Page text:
“The foregoing discussion yields the following results: (1) an appellate court has full power to review the evidence upon which the order of acquittal is founded; (2) the principles laid down in Sheo Swarup’s case(1) afford a correct guide for the appellate court’s approach to a case in disposing of such an appeal; and (3) the different phraseology used in the judgments of this Court, such as,

(i) “substantial and compelling reasons”, (ii) “good and sufficiently cogent reasons”, and (iii) “strong reasons” are not intended to curtail the undoubted power of an appellate court in an appeal against acquittal to review the entire evidence and to come to its own conclusion; but in doing so it should not only consider every matter on record having a bearing on the questions of fact and the reasons given by the court below in support of its order of acquittal in its arriving at a conclusion on those facts, but should also express those reasons in its judgment, which lead it to hold that the acquittal was not justified.”

18. In the case of Sadhu Sharan Singh Vs. State of Uttar Pradesh and Others reported in 2016 Cr.L.J. 1908 has considered this difference and has observed as under:-

“18. Generally, an appeal against acquittal has always been altogether on a different pedestal from that of an appeal against conviction. In an appeal against acquittal where the presumption of innocence in favour of the accused is reinforced, the appellate Court would interfere with the order of acquittal only when there is perversity of fact and law. However, we believe that the paramount consideration of the Court is to do substantial justice and avoid miscarriage of justice which can arise by acquitting the accused who is guilty of an offence. A miscarriage of justice that may occur by the acquittal of the guilty is no less than from the conviction of an innocent. This Court, while enunciating the principles with regard to the scope of powers of the appellate Court in an appeal against acquittal, in the case of Sambasivan and Others V. State of Kerala, (1998) 5 SCC 412, has held :

“The principles with regard to the scope of the powers of the appellate Court in an appeal against acquittal are well settled. The powers of the appellate Court in an appeal against acquittal are no less than in an appeal against conviction. But where on the basis of evidence on record two views are reasonably possible the appellate Court cannot substitute its view in the place of that of the trial Court. It is only when the approach of the trial Court in acquitting an accused is found to be clearly erroneous in its consideration of evidence on record and in deducing conclusions therefrom that the appellate Court can interfere with the order of acquittal”.

19. This Court, in several cases, has taken the consistent view that the appellate Court, while dealing with an appeal against acquittal, has no absolute restriction in law to review and relook the entire evidence on which the order of acquittal is founded. If the appellate Court, on scrutiny, finds that the decision of the Court below is based on erroneous views and against settled position of law, then the interference of the appellate Court with such an order is imperative.”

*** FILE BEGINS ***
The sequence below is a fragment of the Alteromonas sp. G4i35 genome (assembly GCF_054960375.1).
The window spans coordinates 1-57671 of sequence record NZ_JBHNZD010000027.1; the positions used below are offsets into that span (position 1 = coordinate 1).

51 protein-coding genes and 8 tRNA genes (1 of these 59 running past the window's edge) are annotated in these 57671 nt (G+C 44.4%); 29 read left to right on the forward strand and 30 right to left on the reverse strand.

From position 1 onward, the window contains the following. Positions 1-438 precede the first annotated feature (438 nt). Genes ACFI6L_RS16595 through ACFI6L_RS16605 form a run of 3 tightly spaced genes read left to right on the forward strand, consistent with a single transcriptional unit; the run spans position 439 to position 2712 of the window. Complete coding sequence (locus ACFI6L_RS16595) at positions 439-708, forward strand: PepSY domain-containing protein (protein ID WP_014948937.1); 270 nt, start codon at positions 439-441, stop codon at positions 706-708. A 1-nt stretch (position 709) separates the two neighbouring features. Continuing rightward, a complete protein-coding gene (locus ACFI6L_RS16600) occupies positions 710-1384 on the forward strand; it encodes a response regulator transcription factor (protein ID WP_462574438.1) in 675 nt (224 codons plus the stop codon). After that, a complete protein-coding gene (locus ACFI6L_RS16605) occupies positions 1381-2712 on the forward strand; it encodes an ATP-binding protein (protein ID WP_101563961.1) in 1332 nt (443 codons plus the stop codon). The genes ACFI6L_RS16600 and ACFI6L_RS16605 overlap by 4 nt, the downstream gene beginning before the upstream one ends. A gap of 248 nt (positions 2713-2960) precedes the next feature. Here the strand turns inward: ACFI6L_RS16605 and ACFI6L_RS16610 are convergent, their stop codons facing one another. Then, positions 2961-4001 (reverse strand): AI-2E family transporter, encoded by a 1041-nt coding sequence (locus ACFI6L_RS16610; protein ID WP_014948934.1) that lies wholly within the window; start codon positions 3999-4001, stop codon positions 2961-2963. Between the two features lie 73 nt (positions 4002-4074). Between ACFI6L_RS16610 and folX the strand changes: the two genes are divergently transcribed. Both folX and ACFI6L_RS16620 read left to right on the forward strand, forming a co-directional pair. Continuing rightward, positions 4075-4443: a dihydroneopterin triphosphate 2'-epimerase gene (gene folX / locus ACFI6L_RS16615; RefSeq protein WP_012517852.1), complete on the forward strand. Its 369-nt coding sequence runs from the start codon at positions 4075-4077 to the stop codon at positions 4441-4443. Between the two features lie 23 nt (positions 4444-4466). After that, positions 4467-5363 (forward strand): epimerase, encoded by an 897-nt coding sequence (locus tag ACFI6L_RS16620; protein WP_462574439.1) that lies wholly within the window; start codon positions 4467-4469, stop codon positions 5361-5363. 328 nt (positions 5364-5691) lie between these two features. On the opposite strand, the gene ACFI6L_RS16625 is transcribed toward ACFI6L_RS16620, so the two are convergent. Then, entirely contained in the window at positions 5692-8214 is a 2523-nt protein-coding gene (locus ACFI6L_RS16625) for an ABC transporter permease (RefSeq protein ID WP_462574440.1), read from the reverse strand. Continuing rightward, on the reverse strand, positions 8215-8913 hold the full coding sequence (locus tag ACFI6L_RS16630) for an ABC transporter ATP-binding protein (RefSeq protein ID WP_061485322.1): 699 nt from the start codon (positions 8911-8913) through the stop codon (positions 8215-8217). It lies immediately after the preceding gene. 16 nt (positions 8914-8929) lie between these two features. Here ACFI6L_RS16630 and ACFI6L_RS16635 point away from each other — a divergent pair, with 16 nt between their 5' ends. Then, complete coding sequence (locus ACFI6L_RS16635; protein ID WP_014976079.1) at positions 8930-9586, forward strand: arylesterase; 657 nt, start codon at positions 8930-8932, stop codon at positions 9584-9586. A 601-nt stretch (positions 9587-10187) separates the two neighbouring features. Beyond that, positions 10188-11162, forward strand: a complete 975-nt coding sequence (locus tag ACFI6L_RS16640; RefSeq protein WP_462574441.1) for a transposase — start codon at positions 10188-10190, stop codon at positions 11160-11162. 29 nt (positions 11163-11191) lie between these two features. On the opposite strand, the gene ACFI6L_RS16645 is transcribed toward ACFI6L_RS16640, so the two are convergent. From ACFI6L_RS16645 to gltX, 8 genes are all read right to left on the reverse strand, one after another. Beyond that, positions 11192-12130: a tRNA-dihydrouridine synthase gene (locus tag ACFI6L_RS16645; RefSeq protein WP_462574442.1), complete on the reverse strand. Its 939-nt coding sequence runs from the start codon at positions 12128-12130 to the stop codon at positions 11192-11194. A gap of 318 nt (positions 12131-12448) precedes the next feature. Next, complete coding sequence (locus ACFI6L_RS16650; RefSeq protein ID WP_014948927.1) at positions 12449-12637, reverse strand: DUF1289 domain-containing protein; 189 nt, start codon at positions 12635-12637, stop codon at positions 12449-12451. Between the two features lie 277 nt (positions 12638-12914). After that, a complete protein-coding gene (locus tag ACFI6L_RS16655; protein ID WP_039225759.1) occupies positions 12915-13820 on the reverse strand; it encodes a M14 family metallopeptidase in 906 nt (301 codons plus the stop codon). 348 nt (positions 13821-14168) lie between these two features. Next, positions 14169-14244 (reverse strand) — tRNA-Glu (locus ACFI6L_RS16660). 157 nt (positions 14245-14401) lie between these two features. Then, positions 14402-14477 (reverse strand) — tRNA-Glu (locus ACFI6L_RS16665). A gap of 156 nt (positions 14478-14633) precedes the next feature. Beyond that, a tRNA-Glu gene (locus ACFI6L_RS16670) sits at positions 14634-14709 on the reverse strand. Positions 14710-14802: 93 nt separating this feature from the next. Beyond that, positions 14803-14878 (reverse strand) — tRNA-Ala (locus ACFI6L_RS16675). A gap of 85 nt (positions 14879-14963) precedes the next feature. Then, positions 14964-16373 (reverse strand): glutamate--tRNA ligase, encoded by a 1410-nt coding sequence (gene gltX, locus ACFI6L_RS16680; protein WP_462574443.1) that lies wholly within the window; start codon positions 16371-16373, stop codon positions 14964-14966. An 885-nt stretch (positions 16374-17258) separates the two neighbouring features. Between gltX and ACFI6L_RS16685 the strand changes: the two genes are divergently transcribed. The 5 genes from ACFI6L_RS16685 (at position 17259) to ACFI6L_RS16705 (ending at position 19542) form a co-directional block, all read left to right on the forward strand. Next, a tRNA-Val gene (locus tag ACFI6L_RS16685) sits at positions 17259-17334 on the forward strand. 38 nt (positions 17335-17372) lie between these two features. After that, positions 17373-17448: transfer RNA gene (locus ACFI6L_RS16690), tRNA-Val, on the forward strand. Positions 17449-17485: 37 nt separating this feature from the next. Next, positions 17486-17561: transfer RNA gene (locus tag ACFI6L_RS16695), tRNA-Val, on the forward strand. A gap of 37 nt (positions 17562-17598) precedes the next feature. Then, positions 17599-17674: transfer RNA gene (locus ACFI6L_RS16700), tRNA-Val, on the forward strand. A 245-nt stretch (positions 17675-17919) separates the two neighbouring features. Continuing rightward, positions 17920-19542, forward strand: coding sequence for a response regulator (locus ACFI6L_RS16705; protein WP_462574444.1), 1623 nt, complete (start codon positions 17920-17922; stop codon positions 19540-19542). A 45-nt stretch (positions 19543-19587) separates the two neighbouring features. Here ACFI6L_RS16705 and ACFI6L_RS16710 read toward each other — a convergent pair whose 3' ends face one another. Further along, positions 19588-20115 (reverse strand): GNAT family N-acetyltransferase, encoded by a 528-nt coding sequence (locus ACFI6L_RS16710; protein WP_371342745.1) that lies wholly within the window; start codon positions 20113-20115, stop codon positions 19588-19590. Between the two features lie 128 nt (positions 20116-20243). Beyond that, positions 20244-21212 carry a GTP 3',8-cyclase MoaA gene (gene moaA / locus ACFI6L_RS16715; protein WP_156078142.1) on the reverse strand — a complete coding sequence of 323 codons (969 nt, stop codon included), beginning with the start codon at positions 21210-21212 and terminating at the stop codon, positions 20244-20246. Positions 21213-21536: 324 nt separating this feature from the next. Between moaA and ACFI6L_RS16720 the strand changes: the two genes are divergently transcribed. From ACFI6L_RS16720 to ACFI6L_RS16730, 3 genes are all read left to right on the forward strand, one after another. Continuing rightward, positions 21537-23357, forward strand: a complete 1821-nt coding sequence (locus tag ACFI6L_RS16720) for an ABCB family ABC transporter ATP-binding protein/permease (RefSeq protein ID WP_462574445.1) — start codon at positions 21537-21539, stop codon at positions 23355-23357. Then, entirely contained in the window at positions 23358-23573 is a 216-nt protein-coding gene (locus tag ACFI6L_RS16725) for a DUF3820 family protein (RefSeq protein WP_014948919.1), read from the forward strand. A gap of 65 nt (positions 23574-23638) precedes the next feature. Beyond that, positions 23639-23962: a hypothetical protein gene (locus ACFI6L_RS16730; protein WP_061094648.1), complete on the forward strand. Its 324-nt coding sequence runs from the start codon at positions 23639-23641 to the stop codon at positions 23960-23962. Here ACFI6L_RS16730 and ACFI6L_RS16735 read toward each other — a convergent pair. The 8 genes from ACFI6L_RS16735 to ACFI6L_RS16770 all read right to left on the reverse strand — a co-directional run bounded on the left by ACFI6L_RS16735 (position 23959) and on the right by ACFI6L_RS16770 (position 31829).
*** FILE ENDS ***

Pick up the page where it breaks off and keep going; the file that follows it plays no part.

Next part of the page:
19. We have carefully perused the evidence of the prosecution available on record. This is an admitted fact that the deceased- Firdaus had solemnized her marriage with respondent no.4- Aslam against the will and wish of her family and therefore, there was neither any communication nor any relation of the deceased with her family. It is also evident from the record that the relations of the deceased- Firdaus with her family, i.e., P.W.1- Nazeer Ahmad and P.W.2- Smt. Hashmi,were so bad that she did not even invite her parents at the time of birth of her son. It is also proved on record that the matrimonial and parental home of the deceased were situated close to each other and there was a distance of only two-three houses in between. A minute scanning of the evidence of prosecution available on record would further reveal that it was highly improbable for the deceased to have communicated the cruelty, which was alleged to have been committed by the respondents, to her parents. The conduct of P.W.1- Nazeer Ahmad asking the deceased to make a complaint herself about the alleged atrocities allegedly being committed to her by respondents is also not believable in the facts and circumstances of the case. The testimony of P.W.1- Nazeer Ahmad also appears to be not reliable in the background of the established fact that despite having got the knowledge that deceased is being allegedly beaten up, he did not do any effort either to approach her or to inform the police. We are also in agreement with this finding of the trial court that the allegations of demand of dowry are general in nature and keeping in view the factual scenario wherein the marriage of the deceased was solemnized, it could not be believed that she had informed informant about any alleged mal-treatment extended by the respondents. Our view pertaining to this finding of the trail court is fortified by the fact that the parents of the deceased could not even recall the name of the son of deceased. Admittedly, no call details of the phone of the deceased has been produced, which may prove that any call was made by the deceased to her parents on the fateful day.